Opening times for 5 December 2023
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Second-hand bookshop located within the manor.
Plants are available to buy within the gardens.
There is a free car park next to the gardens. Please follow the signs along the B3399. We don't allow overnight parking due to the impact on nature and wildlife, staff resource and visitors.
Tea garden within the gardens serving hot and cold drinks, sandwiches, light bites, cakes and bakes.
Within Mottistone Gardens, dogs on leads are welcome and water bowls are located outside the visitor reception and in the tea garden. Dogs are welcome across the wider estate. Please keep your dog on a short lead around livestock.
Toilets available within the gardens. Please be aware that the main toilets are closed for upgrading work and temporary facilities, including an accessible toilet, are currently available. Baby-changing facilities are available in the accessible toilet within the gardens.
Blue Badge spaces are available in the car park and located close to the exit to the gardens. Drop off facility available at the front gate. 100 yards walk to reception from car park which includes steps and a gravel path. Garden is partly accessible with a mixture of gravel and grass paths. There are some steep slopes and steps throughout the garden. Accessible toilet. Assistance dogs welcome.
From the car park there is a short (100 yards) walk to Visitor Reception which includes a few steps and a gravel path. The grounds of Mottistone Gardens are partly accessible with a mixture of gravel and grass paths.
Blue badge spaces are available in the car park and located close to the exit to the gardens.
There are some steep slopes and steps throughout the gardens.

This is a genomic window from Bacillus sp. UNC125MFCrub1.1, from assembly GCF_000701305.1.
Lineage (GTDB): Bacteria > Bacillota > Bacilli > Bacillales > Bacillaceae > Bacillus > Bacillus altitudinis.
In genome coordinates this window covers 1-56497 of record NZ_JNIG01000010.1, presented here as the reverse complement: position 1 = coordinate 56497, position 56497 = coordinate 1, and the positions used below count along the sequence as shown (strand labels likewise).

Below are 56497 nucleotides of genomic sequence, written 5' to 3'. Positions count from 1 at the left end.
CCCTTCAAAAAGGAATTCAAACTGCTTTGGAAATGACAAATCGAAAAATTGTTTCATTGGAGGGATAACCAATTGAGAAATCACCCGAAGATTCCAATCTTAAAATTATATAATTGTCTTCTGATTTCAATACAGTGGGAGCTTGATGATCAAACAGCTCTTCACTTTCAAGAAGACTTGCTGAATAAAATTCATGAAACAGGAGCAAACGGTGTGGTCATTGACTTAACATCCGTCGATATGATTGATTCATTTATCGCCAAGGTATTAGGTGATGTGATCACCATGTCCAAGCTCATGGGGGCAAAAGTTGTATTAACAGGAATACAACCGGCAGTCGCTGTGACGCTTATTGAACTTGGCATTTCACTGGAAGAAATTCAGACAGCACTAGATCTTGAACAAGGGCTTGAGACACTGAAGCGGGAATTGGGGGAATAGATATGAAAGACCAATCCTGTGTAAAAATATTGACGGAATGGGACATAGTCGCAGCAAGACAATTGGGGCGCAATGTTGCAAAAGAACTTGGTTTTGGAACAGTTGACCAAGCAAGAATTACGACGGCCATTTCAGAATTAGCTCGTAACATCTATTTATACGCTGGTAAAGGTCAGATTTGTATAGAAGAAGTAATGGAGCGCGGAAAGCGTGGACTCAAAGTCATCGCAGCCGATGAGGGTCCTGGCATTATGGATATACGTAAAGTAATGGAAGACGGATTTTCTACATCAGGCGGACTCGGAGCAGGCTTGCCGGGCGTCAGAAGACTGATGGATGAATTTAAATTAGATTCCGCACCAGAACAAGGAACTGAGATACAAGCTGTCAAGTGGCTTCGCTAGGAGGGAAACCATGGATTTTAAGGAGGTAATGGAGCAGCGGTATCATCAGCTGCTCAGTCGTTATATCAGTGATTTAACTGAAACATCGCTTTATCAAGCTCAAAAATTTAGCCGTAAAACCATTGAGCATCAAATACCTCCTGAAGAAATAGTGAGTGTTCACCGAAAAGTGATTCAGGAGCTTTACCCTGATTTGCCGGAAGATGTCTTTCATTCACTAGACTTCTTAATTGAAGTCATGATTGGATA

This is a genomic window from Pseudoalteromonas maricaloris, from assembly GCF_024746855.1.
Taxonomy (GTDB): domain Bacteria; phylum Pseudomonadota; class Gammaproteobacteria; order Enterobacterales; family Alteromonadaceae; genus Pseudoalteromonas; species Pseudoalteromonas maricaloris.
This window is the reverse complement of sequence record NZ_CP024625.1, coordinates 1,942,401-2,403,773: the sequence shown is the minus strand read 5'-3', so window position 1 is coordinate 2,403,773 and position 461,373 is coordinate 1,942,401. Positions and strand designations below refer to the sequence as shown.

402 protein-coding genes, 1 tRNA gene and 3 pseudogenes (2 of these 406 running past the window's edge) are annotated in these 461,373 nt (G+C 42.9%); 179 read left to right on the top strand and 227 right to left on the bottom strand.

A drop off facility is available at the front gate. If the blue badge holder is the driver, please contact us ahead of your visit and we can advise you on parking.
There are some steep slopes and steps throughout the gardens.
between Brighstone and Brook on B3399
Parking: free, 50 yards
1 mile north of coastal path; 1 mile south of Tennyson Trail
Mottistone is on Southern Vectis Route 12 which runs from Newport to Alum Bay. More information can be found at www.islandbuses.info. Bus stops are located in front of the manor and at the vehicle entry point of the car park.
NCN67. On the 'Round the Island' cycle route
Yarmouth (Wightlink, 0871 376 1000) 5 miles; East Cowes (Red Funnel, 0844 844 9988) 16 miles; Ryde (Hovertravel, 01983 717700 or Wightlink,0871 376 1000) 16 miles.
Mottistone Gardens is having a winter break but thank you to everyone that visited during 2023. We're looking forward to welcoming you when we reopen on 2 March 2024. Why not take a look at our garden highlights and plan your visit now?
Take a look at the map of Mottistone Gardens to help plan your visit.
Discover all about visiting Mottistone, Isle of Wight, with your four-legged friend. Mottistone Gardens is a one pawprint rated place.
Set in a sheltered valley with herbaceous borders, exotic plants, olive grove and organic kitchen garden, surrounding an ancient manor.
A network of paths crosses the estate, from the sea up to the top of the downs. Neolithic Longstone, fort and barrows.
Take in the exterior of Mottistone Manor from the gardens, and see The Shack, a cabin retreat used as an architects' summer drawing office.
Takeaway hot and cold drinks, light snacks and seating in the tea-garden.